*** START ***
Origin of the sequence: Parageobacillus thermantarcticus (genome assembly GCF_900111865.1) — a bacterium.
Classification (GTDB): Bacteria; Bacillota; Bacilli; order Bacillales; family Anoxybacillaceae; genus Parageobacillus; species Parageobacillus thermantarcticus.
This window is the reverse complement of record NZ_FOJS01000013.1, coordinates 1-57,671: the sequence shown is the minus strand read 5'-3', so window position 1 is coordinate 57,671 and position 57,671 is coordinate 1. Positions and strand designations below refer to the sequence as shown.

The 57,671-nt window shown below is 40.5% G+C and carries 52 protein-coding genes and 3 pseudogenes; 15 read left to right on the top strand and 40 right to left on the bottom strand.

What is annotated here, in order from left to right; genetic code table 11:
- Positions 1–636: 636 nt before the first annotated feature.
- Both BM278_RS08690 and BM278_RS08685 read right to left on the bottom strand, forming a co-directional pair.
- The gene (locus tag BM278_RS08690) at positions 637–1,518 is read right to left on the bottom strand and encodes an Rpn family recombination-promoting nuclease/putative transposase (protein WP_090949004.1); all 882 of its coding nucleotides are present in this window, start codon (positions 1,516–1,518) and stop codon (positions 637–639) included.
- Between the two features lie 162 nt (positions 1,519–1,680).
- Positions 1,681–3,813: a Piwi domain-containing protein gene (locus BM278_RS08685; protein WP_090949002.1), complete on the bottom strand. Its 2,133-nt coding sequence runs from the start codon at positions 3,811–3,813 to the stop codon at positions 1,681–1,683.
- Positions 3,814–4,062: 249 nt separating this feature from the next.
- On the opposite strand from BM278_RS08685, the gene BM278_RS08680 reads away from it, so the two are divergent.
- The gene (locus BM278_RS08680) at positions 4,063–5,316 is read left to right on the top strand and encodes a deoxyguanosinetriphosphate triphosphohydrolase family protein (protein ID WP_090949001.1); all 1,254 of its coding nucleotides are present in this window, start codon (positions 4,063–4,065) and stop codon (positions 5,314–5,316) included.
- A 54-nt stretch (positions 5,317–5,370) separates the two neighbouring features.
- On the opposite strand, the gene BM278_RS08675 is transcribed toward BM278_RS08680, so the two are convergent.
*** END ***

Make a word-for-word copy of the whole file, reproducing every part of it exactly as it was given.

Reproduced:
Origin of the sequence: Parageobacillus thermantarcticus (genome assembly GCF_900111865.1) — a bacterium.
Classification (GTDB): Bacteria; Bacillota; Bacilli; order Bacillales; family Anoxybacillaceae; genus Parageobacillus; species Parageobacillus thermantarcticus.
This window is the reverse complement of record NZ_FOJS01000013.1, coordinates 1-57,671: the sequence shown is the minus strand read 5'-3', so window position 1 is coordinate 57,671 and position 57,671 is coordinate 1. Positions and strand designations below refer to the sequence as shown.

The 57,671-nt window shown below is 40.5% G+C and carries 52 protein-coding genes and 3 pseudogenes; 15 read left to right on the top strand and 40 right to left on the bottom strand.

What is annotated here, in order from left to right; genetic code table 11:
- Positions 1–636: 636 nt before the first annotated feature.
- Both BM278_RS08690 and BM278_RS08685 read right to left on the bottom strand, forming a co-directional pair.
- The gene (locus tag BM278_RS08690) at positions 637–1,518 is read right to left on the bottom strand and encodes an Rpn family recombination-promoting nuclease/putative transposase (protein WP_090949004.1); all 882 of its coding nucleotides are present in this window, start codon (positions 1,516–1,518) and stop codon (positions 637–639) included.
- Between the two features lie 162 nt (positions 1,519–1,680).
- Positions 1,681–3,813: a Piwi domain-containing protein gene (locus BM278_RS08685; protein WP_090949002.1), complete on the bottom strand. Its 2,133-nt coding sequence runs from the start codon at positions 3,811–3,813 to the stop codon at positions 1,681–1,683.
- Positions 3,814–4,062: 249 nt separating this feature from the next.
- On the opposite strand from BM278_RS08685, the gene BM278_RS08680 reads away from it, so the two are divergent.
- The gene (locus BM278_RS08680) at positions 4,063–5,316 is read left to right on the top strand and encodes a deoxyguanosinetriphosphate triphosphohydrolase family protein (protein ID WP_090949001.1); all 1,254 of its coding nucleotides are present in this window, start codon (positions 4,063–4,065) and stop codon (positions 5,314–5,316) included.
- A 54-nt stretch (positions 5,317–5,370) separates the two neighbouring features.
- On the opposite strand, the gene BM278_RS08675 is transcribed toward BM278_RS08680, so the two are convergent.